Vacation by bike 2017: Preparations

This year I wanted to do something different, and I had this idea stuck in my mind for quite a long time: In 2012 I made an attempt on a two-week vacation by bike. It flopped though, since my bike broke down.

By now it has been replaced and I want to try it again. In a few days I am going to leave for another tour; the route is called Mönchsweg! That’s more religious touch than I wished for and I would have liked to avoid that. But the route is nice, and distance and direction are perfect. There’s also an option to add a second stance to the tour. I feel like I learned a lot from the failed attempt from 2012 and I am inspired by the overly successful tour of Patrick (German site). I won’t be able to keep up with a ride across Sweden but the route I chose is of considerable distance anyway: from Bremen to the Fehmarnbelt at the Baltic Sea I will travel around 557 kilometres.

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Radurlaub 2017: Vorbereitungen

Dieses Jahr sollte es mal etwas anderes sein und eine Idee kreiste auch nach langer Zeit immer noch in meinem Kopf herum: 2012 plante ich schon einmal eine mehrwöchige Radreise; die scheiterte dann leider am altersschwachen Drahtesel.

Mittlerweile ist der ausgetauscht und ich möchte es nochmal versuchen. In einigen Tagen starte ich auf den Mönchsweg. Den religiösen Touch habe ich mir nicht ausgesucht und gerne vermieden. Aber die Strecke gefällt mir; Distanz und Richtung sind ideal und ich lasse mir die Option offen, womöglich noch eine zweite Etappe anzuhängen. Aus dem missglückten Anlauf habe ich dabei gelernt und bin von der extrem erfolgreichen Tour von Patrick inspiriert. Mit einer Durchquerung von Schweden kann ich sicher nicht mithalten. Aber meine gewählte Strecke wird mich von Bremen immerhin bis an den Fehmarnbelt bringen — 557 Kilometer laut GPS-Track.

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Change is a matter of priorities

“I cannot change myself. I am an old man! I know that I have my ways and shortcomings. But I have accepted the fact, and it is not possible to become someone I am not. That would be self-sabotage. You just come to terms with who you are, and embrace it.”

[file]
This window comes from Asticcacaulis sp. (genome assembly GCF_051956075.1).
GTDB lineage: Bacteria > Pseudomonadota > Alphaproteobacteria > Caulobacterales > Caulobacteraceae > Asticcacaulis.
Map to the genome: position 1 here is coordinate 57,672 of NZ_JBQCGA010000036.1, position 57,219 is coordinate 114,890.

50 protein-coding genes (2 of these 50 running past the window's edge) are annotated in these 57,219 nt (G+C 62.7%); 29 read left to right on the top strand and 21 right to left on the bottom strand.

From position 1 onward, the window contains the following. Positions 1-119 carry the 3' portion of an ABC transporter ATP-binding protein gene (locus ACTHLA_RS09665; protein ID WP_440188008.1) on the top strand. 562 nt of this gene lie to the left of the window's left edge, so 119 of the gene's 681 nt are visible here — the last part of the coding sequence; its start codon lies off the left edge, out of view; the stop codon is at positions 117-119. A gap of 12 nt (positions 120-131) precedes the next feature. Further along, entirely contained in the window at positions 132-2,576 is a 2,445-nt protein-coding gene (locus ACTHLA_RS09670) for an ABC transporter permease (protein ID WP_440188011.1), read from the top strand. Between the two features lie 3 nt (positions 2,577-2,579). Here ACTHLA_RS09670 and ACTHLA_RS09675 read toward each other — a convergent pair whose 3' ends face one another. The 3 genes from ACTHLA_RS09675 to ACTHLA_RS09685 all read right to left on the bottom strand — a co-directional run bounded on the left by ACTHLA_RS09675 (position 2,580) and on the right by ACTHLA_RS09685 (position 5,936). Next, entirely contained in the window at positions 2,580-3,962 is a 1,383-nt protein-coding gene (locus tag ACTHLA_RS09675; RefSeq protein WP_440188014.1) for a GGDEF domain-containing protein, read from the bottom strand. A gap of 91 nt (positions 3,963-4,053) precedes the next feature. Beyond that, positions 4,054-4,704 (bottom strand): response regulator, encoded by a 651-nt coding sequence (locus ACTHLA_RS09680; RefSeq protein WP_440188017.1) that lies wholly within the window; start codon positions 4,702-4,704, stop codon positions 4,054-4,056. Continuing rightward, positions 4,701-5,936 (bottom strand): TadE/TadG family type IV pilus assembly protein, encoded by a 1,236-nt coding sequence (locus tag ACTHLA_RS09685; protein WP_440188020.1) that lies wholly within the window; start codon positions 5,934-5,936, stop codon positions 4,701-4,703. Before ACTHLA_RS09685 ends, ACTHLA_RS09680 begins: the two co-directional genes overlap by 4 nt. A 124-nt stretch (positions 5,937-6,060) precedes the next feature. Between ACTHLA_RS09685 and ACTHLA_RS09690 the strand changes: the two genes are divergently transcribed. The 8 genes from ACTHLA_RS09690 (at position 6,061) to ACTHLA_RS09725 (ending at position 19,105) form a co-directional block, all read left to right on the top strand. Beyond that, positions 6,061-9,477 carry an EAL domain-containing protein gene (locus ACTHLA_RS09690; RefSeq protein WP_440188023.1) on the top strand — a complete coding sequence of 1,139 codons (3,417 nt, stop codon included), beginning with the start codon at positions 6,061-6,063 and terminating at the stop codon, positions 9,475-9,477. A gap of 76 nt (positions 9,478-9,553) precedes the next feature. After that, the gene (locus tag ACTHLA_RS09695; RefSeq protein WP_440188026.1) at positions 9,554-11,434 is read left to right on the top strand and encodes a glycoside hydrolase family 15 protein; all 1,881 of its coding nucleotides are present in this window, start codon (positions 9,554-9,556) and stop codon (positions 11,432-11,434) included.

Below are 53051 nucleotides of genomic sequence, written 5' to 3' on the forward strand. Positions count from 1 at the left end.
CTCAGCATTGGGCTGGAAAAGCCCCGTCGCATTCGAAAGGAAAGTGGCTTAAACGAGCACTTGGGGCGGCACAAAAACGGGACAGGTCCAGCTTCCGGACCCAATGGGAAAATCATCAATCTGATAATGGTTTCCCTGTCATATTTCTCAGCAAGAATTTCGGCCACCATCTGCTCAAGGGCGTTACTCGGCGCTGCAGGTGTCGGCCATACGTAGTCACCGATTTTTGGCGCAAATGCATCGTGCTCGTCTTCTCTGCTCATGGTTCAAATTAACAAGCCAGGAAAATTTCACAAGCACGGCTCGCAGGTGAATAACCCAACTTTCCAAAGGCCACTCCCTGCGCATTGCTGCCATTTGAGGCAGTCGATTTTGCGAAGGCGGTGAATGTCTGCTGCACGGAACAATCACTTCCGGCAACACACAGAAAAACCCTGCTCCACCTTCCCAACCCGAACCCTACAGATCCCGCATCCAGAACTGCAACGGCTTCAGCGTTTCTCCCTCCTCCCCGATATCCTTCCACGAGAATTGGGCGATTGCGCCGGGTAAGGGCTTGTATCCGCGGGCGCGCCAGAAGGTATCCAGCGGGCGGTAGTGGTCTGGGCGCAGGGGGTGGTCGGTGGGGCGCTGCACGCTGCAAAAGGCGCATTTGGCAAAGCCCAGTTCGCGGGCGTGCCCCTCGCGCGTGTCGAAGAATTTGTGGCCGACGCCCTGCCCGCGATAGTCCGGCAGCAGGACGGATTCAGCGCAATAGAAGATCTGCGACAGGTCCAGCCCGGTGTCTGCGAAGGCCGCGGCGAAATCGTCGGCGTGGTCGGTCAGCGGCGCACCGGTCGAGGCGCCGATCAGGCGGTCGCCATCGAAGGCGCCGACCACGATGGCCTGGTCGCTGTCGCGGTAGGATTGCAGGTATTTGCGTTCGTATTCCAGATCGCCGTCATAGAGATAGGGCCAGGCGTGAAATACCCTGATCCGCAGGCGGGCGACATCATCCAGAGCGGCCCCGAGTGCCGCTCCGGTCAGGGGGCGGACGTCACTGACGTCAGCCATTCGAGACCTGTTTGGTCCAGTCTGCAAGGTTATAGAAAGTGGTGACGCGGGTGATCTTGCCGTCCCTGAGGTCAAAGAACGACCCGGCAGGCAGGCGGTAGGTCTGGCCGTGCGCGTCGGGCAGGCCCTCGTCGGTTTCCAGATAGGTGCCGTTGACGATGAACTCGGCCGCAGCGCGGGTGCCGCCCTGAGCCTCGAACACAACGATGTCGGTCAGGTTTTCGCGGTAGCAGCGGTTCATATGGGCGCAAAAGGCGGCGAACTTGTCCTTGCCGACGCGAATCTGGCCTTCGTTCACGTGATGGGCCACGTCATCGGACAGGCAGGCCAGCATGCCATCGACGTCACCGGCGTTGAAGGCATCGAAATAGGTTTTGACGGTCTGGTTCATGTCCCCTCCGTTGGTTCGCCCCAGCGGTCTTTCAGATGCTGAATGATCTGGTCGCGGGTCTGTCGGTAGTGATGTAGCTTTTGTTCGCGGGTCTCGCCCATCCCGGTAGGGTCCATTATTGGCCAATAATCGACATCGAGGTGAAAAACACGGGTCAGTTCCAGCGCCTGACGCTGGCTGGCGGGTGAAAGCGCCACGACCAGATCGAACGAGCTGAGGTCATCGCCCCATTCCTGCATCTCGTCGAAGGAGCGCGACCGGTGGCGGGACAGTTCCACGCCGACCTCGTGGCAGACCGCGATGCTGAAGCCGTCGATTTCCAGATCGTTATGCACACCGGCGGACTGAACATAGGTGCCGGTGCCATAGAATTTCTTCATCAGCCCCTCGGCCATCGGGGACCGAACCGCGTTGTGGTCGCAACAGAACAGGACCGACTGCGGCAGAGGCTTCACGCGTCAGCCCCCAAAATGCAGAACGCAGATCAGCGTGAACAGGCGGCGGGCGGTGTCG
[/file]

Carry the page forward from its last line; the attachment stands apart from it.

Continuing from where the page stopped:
The above quote is something someone close to me said recently when he was confronted with some harsh but well founded criticism (it really was, and didn’t come from me. It was something spoken in the group of close people in which we held the talk). Quite frankly I was appalled by this statement and immediately rejected that line of thought. For me it is fundamentally untrue; something that I always knew to be false subconsciously but never could grasp as clearly as I can now. And as with so many things it boils down to priorities.

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Figuring out the WhatApp database format

I’m currently fiddling with the WhatsApp ChatStorage.sqlite database that I extracted from a recent local iOS backup. I want to parse the contents into properly marked-up HTML files, and store them outside of the iOS backup. To become more independent from the iOS backup and WhatsApp itself

I already got pretty far (massively improving my SQL skills in the process), but of course I want to add as much context to the messages as possible. WhatsApp saves the metadata for media items (namely links, replies, image thumbnails) for messages in the ZWAMEDIAITEM.ZMETADATA column of the database. On iOS this column contains blobs of binary property lists, that can be inspected on MacOS using the plutil tool. Still there is some figuring-out for me to do, and I’d like your help for that.

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ZFS all the things! Manually building a zpool on Linux from scratch

Eversince I started building my own homeserver and backup infrastructure I’ve been a huge fan of the Zettabyte Filesystem, ZFS. It has been in development for quite a while, is considered incredibly stable, and offers all the features you’ll want in a filesystem for long-term file storage: built-in data compression, copy-on-write, snapshots, checksumming, block-level incremental send and receive functionality, etc.

Until recently ZFS was limited to Solaris and FreeBSD almost exclusively, however with the advent of the OpenZFS project and its intention of bundling efforts to provide stable ZFS support to a variety of operating systems there are more options available. At work I am tied to using Linux, and I recently (after a few months of distro hopping) arrived back at a vanilla Ubuntu, which meant: ZFS support almost out-of-the-box, and I thought I’d give it a show in favor or my previous thumblings with btrfs. Since I forget quite quickly about how I go about such things, I thought about writing it down for future reference—and yours!

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